DigitalOcean Reviews

63 Ratings
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Score 9.0 out of 101

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Reviews (1-25 of 28)

Leonel Quinteros profile photo
Score 9 out of 10
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Digital Ocean is easier to start with and was a great choice for that project. On other projects, I may choose Google Cloud products because of their more complex product offerings and advanced features.
Products like Storage or Pub/Sub isn't available on Digital Ocean and the alternative to Cloud SQL wasn't available at the time we created the project, so product availability may be a deciding factor.
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Chris Widner profile photo
Score 10 out of 10
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I've tried both AWS and Azure and, while they're both great solutions, they are much more challenging to setup and maintain. The idea that my billing could spike because of something unexpected leaves me a tad uneasy. For our solutions I'd rather pay the $10/mo with DigitalOcean and know that if something breaks, the server will be slow or stop and I can deal with that. Our customers can accept that easily whereas a large AWS bill my internal team could not.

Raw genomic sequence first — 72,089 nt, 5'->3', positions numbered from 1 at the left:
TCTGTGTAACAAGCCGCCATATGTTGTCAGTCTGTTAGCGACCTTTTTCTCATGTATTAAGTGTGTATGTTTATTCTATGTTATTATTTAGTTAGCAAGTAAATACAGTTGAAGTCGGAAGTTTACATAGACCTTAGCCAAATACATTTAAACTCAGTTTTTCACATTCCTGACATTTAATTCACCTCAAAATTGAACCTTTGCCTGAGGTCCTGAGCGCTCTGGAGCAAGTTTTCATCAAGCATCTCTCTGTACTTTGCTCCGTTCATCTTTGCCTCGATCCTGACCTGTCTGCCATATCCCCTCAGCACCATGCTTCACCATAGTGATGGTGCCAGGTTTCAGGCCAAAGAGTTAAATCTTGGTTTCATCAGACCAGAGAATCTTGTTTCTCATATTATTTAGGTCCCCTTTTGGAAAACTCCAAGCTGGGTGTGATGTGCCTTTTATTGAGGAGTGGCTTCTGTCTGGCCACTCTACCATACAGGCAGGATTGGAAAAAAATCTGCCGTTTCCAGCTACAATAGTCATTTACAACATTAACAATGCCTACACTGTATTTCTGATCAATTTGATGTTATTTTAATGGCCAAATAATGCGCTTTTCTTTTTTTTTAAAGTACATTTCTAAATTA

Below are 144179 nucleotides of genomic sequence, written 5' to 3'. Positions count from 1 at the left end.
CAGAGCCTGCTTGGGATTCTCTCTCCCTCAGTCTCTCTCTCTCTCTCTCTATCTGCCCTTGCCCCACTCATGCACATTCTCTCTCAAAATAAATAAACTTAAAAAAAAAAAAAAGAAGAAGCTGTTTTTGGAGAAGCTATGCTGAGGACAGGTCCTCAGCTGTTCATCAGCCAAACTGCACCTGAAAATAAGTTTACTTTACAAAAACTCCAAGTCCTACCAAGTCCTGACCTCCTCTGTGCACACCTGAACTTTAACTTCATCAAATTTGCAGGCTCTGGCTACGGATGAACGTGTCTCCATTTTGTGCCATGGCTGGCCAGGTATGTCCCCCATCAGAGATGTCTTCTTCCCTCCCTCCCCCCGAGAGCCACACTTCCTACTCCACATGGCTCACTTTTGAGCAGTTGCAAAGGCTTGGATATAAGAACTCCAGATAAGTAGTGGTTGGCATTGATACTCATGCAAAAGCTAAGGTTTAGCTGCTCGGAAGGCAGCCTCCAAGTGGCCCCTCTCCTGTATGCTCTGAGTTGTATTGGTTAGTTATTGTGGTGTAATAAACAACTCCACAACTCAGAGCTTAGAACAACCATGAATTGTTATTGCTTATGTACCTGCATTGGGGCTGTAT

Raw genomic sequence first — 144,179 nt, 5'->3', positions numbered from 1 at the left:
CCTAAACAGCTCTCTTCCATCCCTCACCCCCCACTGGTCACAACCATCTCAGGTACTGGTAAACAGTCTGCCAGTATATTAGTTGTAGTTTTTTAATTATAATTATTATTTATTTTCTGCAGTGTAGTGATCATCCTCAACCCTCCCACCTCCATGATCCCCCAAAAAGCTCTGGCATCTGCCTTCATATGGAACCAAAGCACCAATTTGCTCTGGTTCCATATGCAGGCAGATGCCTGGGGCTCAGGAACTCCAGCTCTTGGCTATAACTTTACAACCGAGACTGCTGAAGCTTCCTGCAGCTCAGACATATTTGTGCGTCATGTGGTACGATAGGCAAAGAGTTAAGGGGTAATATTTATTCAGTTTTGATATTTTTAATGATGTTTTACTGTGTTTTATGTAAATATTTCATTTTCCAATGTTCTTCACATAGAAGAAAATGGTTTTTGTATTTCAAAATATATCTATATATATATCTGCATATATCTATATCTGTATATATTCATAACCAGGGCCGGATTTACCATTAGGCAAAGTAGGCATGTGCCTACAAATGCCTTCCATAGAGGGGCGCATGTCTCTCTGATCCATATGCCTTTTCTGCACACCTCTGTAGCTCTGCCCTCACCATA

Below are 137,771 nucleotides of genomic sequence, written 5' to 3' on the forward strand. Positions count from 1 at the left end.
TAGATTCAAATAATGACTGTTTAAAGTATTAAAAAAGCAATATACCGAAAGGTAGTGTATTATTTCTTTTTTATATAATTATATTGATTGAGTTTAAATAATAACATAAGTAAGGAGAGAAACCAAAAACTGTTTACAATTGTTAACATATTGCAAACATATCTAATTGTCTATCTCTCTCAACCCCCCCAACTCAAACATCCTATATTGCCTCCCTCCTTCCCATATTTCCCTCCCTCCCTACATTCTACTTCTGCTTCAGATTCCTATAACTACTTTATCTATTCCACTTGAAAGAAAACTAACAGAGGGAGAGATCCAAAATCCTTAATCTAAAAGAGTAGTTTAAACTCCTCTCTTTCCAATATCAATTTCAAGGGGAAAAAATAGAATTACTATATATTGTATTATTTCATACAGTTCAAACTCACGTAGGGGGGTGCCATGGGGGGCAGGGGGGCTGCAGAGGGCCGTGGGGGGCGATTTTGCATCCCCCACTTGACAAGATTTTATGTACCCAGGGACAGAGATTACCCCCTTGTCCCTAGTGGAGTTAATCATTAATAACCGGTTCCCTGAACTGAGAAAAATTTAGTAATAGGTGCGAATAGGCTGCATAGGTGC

AWS and Azure are built for hardcore devops teams whereas DigitalOcean has figured out how to serve those teams as well as others who are less technically sophisticated.
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Bobby Johnson profile photo
Score 8 out of 10
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As I have said, DigitalOcean was slightly more expensive than something like HostGator, but the amount of customization and quality of service make it worth any difference. AWS was always a pain to set up and use, but DigitalOcean makes it cake.